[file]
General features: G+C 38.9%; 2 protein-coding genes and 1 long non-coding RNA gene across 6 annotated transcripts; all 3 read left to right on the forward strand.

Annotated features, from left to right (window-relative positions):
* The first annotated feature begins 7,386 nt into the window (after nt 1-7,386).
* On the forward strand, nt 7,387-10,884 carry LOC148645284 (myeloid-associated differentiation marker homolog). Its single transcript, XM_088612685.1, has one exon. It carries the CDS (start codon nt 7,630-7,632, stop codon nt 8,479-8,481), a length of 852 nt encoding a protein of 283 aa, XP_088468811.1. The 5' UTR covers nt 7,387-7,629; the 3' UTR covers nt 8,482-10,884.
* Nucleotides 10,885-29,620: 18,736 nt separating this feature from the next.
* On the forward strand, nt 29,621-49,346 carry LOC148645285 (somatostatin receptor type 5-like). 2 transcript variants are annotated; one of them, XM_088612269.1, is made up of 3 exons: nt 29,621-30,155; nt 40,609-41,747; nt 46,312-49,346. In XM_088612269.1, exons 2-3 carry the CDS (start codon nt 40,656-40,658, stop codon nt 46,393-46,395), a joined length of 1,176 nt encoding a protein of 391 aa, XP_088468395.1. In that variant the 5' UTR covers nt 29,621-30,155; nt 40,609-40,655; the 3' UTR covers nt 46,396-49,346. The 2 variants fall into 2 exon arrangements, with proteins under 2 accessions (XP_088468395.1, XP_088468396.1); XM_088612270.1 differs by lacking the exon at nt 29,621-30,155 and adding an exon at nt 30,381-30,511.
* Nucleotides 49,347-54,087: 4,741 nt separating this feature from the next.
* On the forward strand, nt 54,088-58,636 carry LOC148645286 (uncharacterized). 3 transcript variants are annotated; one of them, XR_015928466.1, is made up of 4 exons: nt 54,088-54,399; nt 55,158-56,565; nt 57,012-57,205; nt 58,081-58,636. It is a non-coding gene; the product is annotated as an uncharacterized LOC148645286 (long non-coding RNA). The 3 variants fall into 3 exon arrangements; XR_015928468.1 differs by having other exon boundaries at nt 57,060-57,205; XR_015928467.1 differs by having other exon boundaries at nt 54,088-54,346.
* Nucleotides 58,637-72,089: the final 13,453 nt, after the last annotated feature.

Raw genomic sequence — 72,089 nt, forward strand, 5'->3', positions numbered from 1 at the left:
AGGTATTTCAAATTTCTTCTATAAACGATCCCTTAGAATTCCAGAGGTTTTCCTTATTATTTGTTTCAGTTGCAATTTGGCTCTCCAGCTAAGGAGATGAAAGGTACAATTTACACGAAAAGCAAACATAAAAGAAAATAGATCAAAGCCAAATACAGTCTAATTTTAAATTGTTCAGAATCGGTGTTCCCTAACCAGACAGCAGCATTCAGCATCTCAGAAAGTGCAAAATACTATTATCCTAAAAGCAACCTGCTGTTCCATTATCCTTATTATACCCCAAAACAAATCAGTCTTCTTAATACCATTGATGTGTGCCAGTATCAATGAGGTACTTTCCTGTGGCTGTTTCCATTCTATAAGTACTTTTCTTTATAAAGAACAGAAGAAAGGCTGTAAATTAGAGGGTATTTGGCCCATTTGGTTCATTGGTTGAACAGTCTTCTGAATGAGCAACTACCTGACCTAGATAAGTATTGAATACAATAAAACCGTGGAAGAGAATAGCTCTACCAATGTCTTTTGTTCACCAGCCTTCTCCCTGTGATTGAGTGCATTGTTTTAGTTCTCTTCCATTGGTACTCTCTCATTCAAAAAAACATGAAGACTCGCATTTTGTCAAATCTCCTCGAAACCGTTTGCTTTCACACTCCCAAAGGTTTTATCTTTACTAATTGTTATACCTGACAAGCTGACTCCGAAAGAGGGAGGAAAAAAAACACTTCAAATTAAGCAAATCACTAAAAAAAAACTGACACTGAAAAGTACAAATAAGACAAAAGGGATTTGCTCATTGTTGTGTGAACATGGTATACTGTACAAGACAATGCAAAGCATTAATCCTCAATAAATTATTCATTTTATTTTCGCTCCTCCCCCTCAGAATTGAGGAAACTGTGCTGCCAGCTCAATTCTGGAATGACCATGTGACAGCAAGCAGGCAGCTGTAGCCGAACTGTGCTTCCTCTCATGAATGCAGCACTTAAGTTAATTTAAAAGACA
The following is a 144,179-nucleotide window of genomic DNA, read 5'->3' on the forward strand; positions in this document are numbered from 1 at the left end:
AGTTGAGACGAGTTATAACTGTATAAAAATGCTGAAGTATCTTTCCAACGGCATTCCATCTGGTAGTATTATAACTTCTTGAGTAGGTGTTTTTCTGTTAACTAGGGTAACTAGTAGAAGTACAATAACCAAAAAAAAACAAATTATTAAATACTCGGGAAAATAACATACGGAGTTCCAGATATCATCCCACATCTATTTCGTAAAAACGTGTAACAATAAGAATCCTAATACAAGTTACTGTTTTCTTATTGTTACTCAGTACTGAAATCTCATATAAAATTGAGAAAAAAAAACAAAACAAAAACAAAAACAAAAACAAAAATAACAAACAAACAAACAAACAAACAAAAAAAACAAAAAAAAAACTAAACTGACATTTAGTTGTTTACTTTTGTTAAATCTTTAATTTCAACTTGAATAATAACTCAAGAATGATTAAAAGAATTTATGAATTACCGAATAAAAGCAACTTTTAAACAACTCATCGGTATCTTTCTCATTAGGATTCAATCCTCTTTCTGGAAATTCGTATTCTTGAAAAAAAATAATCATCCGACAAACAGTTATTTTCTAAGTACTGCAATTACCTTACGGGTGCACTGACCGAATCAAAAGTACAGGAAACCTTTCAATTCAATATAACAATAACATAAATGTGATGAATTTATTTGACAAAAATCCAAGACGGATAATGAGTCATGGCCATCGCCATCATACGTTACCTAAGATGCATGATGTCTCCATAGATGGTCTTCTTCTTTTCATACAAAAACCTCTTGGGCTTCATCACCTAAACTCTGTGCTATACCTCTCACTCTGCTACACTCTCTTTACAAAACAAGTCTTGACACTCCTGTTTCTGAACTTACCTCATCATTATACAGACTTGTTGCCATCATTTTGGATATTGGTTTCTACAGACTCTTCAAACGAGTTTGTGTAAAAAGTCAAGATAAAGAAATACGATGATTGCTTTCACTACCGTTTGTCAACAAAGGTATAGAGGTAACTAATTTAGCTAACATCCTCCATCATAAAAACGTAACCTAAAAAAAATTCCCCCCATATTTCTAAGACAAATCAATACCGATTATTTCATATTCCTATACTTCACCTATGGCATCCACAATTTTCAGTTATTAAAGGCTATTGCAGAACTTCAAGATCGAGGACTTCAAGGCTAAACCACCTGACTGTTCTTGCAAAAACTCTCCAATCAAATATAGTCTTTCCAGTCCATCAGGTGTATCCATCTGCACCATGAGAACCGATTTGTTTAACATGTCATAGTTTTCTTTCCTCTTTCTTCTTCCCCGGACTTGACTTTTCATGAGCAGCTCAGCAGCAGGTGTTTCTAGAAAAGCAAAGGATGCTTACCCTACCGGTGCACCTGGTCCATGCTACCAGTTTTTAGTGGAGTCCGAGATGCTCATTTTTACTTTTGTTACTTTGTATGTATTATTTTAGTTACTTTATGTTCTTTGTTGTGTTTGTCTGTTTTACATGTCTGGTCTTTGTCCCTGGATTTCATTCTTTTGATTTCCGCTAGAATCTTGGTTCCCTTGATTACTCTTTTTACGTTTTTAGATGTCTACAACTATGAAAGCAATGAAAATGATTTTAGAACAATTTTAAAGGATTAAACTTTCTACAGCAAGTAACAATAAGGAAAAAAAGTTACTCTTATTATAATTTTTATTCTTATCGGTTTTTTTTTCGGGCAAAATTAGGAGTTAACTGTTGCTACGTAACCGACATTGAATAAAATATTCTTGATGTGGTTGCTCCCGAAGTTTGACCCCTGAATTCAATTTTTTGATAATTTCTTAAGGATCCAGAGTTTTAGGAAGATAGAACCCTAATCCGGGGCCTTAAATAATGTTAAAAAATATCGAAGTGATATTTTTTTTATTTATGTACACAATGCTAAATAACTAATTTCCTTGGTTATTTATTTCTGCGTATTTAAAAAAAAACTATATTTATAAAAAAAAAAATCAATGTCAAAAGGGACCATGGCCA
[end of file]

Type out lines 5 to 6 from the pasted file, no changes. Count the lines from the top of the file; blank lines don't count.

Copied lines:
* Nucleotides 10,885-29,620: 18,736 nt separating this feature from the next.
* On the forward strand, nt 29,621-49,346 carry LOC148645285 (somatostatin receptor type 5-like). 2 transcript variants are annotated; one of them, XM_088612269.1, is made up of 3 exons: nt 29,621-30,155; nt 40,609-41,747; nt 46,312-49,346. In XM_088612269.1, exons 2-3 carry the CDS (start codon nt 40,656-40,658, stop codon nt 46,393-46,395), a joined length of 1,176 nt encoding a protein of 391 aa, XP_088468395.1. In that variant the 5' UTR covers nt 29,621-30,155; nt 40,609-40,655; the 3' UTR covers nt 46,396-49,346. The 2 variants fall into 2 exon arrangements, with proteins under 2 accessions (XP_088468395.1, XP_088468396.1); XM_088612270.1 differs by lacking the exon at nt 29,621-30,155 and adding an exon at nt 30,381-30,511.